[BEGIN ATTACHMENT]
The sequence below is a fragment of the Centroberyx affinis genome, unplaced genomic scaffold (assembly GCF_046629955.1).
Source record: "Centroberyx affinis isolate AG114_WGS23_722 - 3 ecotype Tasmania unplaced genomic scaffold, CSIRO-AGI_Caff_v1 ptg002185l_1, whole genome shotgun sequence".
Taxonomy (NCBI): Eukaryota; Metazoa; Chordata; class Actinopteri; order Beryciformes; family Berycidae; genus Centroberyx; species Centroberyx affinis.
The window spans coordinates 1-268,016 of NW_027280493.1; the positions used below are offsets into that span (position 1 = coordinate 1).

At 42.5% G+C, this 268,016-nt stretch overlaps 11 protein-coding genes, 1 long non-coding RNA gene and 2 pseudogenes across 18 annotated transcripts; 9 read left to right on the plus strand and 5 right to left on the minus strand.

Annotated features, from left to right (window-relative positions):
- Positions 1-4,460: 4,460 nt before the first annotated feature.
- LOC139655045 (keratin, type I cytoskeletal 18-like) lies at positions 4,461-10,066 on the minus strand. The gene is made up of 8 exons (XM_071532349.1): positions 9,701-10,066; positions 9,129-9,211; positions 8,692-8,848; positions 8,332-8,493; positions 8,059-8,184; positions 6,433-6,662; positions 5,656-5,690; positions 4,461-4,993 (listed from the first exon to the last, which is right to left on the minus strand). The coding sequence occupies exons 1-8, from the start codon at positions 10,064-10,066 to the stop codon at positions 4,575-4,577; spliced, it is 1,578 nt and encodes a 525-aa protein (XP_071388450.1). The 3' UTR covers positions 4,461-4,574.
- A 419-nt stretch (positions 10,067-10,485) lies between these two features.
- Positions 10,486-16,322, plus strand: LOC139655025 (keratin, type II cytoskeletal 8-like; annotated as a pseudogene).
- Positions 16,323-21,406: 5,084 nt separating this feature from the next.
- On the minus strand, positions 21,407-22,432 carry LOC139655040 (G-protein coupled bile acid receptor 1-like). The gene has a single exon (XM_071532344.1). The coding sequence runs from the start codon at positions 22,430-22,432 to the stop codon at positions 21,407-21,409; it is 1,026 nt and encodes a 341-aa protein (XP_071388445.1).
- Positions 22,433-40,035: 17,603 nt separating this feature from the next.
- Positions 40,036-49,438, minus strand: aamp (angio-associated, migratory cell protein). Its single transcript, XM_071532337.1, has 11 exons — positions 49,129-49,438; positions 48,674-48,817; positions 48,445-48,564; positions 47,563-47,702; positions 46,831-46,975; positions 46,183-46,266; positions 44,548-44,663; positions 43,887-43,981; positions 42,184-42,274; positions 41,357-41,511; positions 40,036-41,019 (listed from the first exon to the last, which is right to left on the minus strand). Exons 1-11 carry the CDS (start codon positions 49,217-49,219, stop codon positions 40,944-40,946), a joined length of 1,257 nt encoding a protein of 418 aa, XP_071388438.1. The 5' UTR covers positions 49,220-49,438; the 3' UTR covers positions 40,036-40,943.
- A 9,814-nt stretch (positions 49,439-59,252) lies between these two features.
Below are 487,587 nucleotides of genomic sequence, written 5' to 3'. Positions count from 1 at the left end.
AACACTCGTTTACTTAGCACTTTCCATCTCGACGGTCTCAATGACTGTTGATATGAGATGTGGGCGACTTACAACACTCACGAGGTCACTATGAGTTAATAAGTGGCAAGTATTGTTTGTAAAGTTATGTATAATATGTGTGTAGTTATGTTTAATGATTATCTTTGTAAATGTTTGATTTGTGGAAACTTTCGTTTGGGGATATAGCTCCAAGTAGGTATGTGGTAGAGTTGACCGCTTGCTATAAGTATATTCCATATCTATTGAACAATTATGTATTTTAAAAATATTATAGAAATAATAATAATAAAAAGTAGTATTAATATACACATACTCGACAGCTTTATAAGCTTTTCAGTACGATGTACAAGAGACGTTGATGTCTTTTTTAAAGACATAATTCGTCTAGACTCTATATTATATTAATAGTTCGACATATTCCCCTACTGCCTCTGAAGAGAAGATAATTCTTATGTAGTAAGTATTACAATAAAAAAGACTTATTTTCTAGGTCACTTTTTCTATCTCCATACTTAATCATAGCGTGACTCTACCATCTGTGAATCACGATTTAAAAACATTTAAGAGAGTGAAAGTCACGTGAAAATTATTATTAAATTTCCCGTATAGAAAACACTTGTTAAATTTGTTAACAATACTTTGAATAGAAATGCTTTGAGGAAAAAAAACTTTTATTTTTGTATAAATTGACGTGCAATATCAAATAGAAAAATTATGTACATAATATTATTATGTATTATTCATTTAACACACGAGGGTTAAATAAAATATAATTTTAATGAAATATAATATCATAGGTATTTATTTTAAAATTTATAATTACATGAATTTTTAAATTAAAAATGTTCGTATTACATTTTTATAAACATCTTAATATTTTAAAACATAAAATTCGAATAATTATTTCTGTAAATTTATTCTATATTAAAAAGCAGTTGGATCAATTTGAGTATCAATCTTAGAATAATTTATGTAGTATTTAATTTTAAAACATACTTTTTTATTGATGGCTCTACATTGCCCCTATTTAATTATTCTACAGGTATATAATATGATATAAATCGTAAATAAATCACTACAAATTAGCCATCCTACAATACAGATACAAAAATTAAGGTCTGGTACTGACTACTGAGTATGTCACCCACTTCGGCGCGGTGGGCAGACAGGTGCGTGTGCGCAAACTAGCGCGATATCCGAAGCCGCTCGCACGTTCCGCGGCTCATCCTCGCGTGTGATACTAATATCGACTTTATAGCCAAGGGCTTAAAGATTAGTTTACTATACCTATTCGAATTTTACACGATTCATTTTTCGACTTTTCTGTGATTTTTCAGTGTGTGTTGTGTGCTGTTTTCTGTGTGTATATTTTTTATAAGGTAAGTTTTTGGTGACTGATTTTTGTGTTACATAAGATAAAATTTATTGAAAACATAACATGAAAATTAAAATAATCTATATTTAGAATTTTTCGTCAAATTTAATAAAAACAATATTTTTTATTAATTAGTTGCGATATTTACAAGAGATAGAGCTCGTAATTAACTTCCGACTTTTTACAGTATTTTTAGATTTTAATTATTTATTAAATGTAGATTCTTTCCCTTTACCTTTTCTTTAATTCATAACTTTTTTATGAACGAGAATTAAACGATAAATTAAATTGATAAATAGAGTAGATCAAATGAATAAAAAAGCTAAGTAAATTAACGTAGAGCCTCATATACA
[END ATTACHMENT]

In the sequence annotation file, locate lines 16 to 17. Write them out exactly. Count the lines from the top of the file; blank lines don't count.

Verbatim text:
Below are 487,587 nucleotides of genomic sequence, written 5' to 3'. Positions count from 1 at the left end.
AACACTCGTTTACTTAGCACTTTCCATCTCGACGGTCTCAATGACTGTTGATATGAGATGTGGGCGACTTACAACACTCACGAGGTCACTATGAGTTAATAAGTGGCAAGTATTGTTTGTAAAGTTATGTATAATATGTGTGTAGTTATGTTTAATGATTATCTTTGTAAATGTTTGATTTGTGGAAACTTTCGTTTGGGGATATAGCTCCAAGTAGGTATGTGGTAGAGTTGACCGCTTGCTATAAGTATATTCCATATCTATTGAACAATTATGTATTTTAAAAATATTATAGAAATAATAATAATAAAAAGTAGTATTAATATACACATACTCGACAGCTTTATAAGCTTTTCAGTACGATGTACAAGAGACGTTGATGTCTTTTTTAAAGACATAATTCGTCTAGACTCTATATTATATTAATAGTTCGACATATTCCCCTACTGCCTCTGAAGAGAAGATAATTCTTATGTAGTAAGTATTACAATAAAAAAGACTTATTTTCTAGGTCACTTTTTCTATCTCCATACTTAATCATAGCGTGACTCTACCATCTGTGAATCACGATTTAAAAACATTTAAGAGAGTGAAAGTCACGTGAAAATTATTATTAAATTTCCCGTATAGAAAACACTTGTTAAATTTGTTAACAATACTTTGAATAGAAATGCTTTGAGGAAAAAAAACTTTTATTTTTGTATAAATTGACGTGCAATATCAAATAGAAAAATTATGTACATAATATTATTATGTATTATTCATTTAACACACGAGGGTTAAATAAAATATAATTTTAATGAAATATAATATCATAGGTATTTATTTTAAAATTTATAATTACATGAATTTTTAAATTAAAAATGTTCGTATTACATTTTTATAAACATCTTAATATTTTAAAACATAAAATTCGAATAATTATTTCTGTAAATTTATTCTATATTAAAAAGCAGTTGGATCAATTTGAGTATCAATCTTAGAATAATTTATGTAGTATTTAATTTTAAAACATACTTTTTTATTGATGGCTCTACATTGCCCCTATTTAATTATTCTACAGGTATATAATATGATATAAATCGTAAATAAATCACTACAAATTAGCCATCCTACAATACAGATACAAAAATTAAGGTCTGGTACTGACTACTGAGTATGTCACCCACTTCGGCGCGGTGGGCAGACAGGTGCGTGTGCGCAAACTAGCGCGATATCCGAAGCCGCTCGCACGTTCCGCGGCTCATCCTCGCGTGTGATACTAATATCGACTTTATAGCCAAGGGCTTAAAGATTAGTTTACTATACCTATTCGAATTTTACACGATTCATTTTTCGACTTTTCTGTGATTTTTCAGTGTGTGTTGTGTGCTGTTTTCTGTGTGTATATTTTTTATAAGGTAAGTTTTTGGTGACTGATTTTTGTGTTACATAAGATAAAATTTATTGAAAACATAACATGAAAATTAAAATAATCTATATTTAGAATTTTTCGTCAAATTTAATAAAAACAATATTTTTTATTAATTAGTTGCGATATTTACAAGAGATAGAGCTCGTAATTAACTTCCGACTTTTTACAGTATTTTTAGATTTTAATTATTTATTAAATGTAGATTCTTTCCCTTTACCTTTTCTTTAATTCATAACTTTTTTATGAACGAGAATTAAACGATAAATTAAATTGATAAATAGAGTAGATCAAATGAATAAAAAAGCTAAGTAAATTAACGTAGAGCCTCATATACA